Los Angeles Personal Injury Attorney
Facts About California Wildfires
Wildfires, also known as wildland fires, are unplanned and uncontrollable fires that often take place in forests and grasslands. In the United States, an estimate of 90 percent of wildfires are caused by people. Common human-made fires have occurred from unattended campfires, damaged power lines, burning debris, intentional arson, and burning cigarettes.
The U.S. had an estimate of 52,729 wildfire cases from January to November of 2021. These wildfires burned a total of 6.6 million acres of land. Some states experienced large fires that created catastrophic outcomes, such as California’s Dixie Fire. The Dixie Fire, known as the second largest fire in California history, occurred on Tuesday, July 13th of 2021. It burned 963,309 acres of land and demolished 1,329 structures. Unfortunately, more than 650 homes were destroyed, which displaced hundreds, if not thousands, of people.
Luckily, in spite of these awful circumstances, California residents may be able to obtain compensation for damages caused by a wildfire. Most standard homeowners insurance policies include fire damage. There are several coverage types available for people to acquire that will help them pay for the costs of repairing or replacing a home or personal property, such as dwelling coverage, “other structures” coverage, personal property coverage, and loss of use coverage.
If you have suffered injuries due to a wildfire accident and would like to file a claim against the party at-fault for your losses, West Coast Trial Lawyers has experienced Los Angeles personal injury attorneys who are available 24/7 to offer legal assistance. With our track record of recovering more than $1 billion in settlements for our clients, we are confident that we will deliver a good outcome to your case.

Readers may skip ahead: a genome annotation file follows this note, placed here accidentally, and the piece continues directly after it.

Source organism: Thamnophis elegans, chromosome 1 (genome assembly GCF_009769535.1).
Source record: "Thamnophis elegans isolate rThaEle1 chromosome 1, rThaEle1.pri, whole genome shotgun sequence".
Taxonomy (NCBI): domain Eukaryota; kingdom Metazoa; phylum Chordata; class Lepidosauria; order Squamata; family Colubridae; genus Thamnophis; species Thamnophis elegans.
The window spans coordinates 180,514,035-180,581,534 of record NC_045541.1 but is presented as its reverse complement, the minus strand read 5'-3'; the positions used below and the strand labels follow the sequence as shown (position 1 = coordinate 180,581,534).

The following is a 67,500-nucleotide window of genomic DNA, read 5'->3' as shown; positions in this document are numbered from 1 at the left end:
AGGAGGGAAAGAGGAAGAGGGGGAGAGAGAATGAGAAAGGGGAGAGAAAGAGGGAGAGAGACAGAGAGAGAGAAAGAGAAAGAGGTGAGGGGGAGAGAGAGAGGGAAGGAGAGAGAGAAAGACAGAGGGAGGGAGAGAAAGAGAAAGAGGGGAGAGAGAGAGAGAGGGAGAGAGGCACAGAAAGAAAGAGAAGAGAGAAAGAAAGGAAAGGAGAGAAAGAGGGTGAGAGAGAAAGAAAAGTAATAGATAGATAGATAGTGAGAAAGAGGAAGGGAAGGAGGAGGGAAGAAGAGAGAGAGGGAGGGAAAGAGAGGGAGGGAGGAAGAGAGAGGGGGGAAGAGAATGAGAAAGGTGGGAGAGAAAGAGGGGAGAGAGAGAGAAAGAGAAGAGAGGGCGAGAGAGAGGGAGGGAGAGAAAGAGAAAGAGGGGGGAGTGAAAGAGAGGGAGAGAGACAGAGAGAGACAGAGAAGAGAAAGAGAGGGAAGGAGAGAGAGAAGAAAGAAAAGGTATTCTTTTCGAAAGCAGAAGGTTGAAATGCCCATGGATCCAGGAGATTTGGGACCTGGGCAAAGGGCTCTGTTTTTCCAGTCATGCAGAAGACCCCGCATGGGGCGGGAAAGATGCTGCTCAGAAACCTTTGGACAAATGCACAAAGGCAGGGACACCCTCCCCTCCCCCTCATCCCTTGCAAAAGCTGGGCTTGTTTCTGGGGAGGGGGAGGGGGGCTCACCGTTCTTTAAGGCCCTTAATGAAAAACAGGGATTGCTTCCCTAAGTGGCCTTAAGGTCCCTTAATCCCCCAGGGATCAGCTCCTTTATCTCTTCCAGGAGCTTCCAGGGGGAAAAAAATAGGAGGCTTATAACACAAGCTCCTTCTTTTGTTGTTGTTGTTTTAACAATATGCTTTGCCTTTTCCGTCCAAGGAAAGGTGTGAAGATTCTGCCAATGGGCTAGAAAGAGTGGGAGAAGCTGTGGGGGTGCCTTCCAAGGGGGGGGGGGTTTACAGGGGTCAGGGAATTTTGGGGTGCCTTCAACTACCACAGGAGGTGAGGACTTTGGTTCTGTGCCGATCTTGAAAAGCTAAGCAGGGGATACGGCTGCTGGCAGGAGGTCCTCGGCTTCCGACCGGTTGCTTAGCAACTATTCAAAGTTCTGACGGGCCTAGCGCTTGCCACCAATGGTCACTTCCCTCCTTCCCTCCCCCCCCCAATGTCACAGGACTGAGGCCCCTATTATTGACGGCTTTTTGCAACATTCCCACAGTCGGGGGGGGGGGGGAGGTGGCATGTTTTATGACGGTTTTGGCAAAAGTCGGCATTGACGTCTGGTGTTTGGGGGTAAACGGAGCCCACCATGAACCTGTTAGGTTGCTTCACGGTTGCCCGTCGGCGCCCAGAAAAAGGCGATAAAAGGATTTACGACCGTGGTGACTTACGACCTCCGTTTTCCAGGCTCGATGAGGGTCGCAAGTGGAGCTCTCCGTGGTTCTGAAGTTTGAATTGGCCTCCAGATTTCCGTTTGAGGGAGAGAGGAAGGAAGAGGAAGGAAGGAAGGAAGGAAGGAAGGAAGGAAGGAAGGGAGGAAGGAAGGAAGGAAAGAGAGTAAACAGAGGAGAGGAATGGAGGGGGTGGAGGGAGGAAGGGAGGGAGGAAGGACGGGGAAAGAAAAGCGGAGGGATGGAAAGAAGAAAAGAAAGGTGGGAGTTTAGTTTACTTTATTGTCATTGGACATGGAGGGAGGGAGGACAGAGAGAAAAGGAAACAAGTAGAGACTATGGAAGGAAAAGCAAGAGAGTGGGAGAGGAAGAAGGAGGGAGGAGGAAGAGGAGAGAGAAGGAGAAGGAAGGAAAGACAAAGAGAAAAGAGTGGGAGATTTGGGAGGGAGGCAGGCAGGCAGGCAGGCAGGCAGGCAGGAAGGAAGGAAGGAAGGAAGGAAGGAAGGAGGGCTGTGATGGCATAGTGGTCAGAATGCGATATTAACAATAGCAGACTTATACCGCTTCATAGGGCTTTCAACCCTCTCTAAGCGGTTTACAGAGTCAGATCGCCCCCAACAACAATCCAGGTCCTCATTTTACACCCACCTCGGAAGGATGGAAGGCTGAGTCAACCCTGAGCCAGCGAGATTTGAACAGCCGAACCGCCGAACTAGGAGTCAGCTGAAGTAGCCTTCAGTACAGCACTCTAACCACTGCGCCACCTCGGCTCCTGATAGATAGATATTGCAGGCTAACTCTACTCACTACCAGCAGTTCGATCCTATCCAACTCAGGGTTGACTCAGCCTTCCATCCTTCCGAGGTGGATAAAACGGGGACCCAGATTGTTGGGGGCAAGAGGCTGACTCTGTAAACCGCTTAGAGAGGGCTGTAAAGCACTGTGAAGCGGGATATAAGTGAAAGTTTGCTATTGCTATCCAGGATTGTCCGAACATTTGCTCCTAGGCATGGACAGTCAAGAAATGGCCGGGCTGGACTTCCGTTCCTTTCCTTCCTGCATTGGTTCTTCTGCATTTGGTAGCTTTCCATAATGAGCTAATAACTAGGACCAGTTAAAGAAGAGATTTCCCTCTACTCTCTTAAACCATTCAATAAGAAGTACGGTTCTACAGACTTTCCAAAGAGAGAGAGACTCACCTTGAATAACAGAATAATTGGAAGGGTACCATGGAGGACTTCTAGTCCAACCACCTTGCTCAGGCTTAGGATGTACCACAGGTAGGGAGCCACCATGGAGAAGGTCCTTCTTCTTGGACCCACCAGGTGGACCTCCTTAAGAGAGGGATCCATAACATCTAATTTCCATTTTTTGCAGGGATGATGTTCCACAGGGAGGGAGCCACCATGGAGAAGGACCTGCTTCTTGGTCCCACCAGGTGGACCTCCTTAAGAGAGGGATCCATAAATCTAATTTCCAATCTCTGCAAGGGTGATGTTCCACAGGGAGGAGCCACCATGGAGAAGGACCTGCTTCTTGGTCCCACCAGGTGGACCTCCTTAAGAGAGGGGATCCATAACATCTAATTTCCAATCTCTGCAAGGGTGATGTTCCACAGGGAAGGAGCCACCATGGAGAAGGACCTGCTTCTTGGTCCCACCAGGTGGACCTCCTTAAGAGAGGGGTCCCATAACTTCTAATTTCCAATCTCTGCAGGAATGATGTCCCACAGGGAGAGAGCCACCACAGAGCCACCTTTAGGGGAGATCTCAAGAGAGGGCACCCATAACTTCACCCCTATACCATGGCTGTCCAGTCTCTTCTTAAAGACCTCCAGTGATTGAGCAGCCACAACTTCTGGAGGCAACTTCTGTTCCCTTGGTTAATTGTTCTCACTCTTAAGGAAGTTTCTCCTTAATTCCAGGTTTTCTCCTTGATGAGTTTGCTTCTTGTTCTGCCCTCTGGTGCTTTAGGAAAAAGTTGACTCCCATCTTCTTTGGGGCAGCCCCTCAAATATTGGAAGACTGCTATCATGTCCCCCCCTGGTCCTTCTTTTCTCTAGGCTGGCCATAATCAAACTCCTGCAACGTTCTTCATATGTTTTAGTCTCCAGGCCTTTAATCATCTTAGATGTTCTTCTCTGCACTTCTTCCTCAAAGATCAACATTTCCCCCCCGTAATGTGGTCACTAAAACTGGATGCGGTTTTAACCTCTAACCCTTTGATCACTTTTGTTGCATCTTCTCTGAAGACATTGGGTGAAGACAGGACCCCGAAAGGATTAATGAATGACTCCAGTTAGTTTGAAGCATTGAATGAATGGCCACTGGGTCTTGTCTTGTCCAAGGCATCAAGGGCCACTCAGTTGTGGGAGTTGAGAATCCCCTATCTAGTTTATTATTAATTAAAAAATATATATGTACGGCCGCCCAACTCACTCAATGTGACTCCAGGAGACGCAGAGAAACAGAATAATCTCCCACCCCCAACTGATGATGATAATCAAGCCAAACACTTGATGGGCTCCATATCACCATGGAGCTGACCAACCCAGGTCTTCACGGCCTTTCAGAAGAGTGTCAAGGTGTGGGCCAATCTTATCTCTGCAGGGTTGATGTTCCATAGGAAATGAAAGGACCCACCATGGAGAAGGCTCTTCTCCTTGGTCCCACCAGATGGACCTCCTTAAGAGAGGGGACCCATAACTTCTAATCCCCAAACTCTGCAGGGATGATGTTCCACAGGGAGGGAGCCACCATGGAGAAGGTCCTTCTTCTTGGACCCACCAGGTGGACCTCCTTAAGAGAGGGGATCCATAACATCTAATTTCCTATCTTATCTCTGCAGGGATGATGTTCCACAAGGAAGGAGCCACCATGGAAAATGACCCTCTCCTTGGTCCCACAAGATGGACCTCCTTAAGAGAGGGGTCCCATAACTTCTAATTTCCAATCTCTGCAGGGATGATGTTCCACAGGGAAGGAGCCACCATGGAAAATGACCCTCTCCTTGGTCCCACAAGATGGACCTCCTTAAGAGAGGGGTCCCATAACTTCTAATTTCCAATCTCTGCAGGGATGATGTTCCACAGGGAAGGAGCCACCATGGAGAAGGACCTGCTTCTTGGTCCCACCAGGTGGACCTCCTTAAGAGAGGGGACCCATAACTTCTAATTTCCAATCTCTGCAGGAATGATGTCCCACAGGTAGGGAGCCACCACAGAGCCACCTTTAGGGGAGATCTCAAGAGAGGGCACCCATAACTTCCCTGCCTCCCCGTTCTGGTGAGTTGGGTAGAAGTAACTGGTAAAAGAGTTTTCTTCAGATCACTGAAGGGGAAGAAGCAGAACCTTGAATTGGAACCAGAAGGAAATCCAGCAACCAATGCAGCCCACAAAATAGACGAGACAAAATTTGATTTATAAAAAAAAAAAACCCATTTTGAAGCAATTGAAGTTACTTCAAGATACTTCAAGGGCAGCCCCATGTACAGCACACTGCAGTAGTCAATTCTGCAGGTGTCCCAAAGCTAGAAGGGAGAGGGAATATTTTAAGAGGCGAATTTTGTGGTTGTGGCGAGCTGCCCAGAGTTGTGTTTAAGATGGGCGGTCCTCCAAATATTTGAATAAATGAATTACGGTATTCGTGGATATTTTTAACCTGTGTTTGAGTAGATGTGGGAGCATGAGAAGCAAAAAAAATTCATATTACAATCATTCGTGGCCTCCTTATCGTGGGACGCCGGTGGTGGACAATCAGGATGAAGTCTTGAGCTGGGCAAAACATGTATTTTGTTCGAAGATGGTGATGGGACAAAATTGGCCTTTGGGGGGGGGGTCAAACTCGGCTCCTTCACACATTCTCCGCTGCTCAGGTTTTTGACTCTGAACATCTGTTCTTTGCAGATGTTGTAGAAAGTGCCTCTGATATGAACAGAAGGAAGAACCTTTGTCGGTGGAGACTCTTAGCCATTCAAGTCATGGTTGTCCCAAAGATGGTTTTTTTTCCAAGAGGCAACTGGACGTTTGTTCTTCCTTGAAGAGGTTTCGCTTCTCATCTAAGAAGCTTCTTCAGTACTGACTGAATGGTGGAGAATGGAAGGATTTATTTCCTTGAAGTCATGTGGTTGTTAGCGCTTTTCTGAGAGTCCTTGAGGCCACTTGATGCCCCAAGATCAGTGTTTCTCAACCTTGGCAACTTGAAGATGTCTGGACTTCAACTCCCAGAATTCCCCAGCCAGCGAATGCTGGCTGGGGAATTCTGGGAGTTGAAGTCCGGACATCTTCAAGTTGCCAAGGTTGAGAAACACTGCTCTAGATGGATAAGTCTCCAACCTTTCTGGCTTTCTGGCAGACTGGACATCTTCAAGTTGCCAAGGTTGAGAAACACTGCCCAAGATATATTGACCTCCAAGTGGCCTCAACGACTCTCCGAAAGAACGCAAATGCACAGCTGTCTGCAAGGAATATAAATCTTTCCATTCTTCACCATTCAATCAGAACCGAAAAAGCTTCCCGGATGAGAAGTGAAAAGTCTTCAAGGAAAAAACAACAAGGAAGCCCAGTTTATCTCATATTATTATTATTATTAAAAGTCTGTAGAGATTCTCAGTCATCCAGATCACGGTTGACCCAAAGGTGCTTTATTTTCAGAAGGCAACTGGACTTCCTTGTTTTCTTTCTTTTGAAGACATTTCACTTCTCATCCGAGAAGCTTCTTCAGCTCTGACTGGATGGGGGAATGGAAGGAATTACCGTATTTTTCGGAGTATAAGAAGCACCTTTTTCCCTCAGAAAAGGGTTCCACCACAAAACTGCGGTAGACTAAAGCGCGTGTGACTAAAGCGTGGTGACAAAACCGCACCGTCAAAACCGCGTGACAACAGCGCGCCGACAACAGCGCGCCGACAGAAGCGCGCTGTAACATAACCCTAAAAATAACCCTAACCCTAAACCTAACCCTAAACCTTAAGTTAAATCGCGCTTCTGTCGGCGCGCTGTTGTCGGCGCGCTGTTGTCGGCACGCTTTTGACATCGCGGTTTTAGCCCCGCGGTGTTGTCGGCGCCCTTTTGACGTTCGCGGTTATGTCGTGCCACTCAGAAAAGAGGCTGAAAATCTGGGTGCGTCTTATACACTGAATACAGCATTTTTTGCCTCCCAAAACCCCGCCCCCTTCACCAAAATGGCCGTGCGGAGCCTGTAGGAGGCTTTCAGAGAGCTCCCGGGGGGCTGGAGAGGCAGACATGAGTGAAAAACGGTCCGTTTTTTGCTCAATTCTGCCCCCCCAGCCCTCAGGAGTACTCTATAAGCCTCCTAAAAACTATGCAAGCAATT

California is at high risk of having wildfires from July to October. If a wildfire occurs during the summer, it can cause grass, trees, and other plants to dry. This can trigger chaotic fires to occur in the months of September and October. Fire season may conclude once a substantial amount of rainfall appears during the fall and winter seasons. However, with California remaining in a drought, it may take longer for the fire season to come to an end. With that being said, it comes to no surprise that the state has experienced a total of 8,200 fires and 2.5 million acres burned in 2021. It has also been reported that 3,629 structures have been destroyed. Unfortunately, these fires have taken the lives of 3 people.
As previously stated, 90 percent of wildfires are caused by people. Knowing this fact, it has influenced the state to establish laws to prevent human activity from contributing to the cause of a wildfire. This includes the following:
- The Bureau of Land Management (BLM) has enforced a statewide fire prevention order for people to follow during fire season. The public is required to maintain a 5-foot diameter area cleared to bare soil with no flammable materials surrounding the campfire. People are also expected to have a functioning round-point shovel that is at least 35 inches. It must be easily accessible in order to allow a person to quickly respond to a fire ignition. Lastly, it is required for people to acquire a valid California Campfire Permit.
- During a fire season, the California Department of Forestry and Fire Protection (CAL FIRE) issues permits for prescribed fire activities. Permits may vary depending on the type of project that is being worked on. After the fire season is over, a permit is no longer needed to obtain from CAL FIRE, however, they encourage people to get the organization’s notifications before starting a prescribed fire project.
- Those that live in a State Responsibility Area (SRA), are obligated to have their property in compliance with California’s building and fire codes. Residents are expected to take out flammable materials surrounding their buildings to 100 feet in order to construct a defensible space buffer. This will help prevent wildfires from quickly approaching a building and will allow firefighters to have an easier time trying to protect building structures from burning down. This law also states that new homes must be made by using fire-resistant materials.
- California has established another law with the objective of protecting people from fires. According to Penal Code 409.5, officers will be permitted to restrict access to dangerous areas that may affect public health or safety.
How to Prevent a Wildfire
There are multiple actions that are encouraged for people to take into consideration in order to prevent a wildfire from occurring. This includes the following: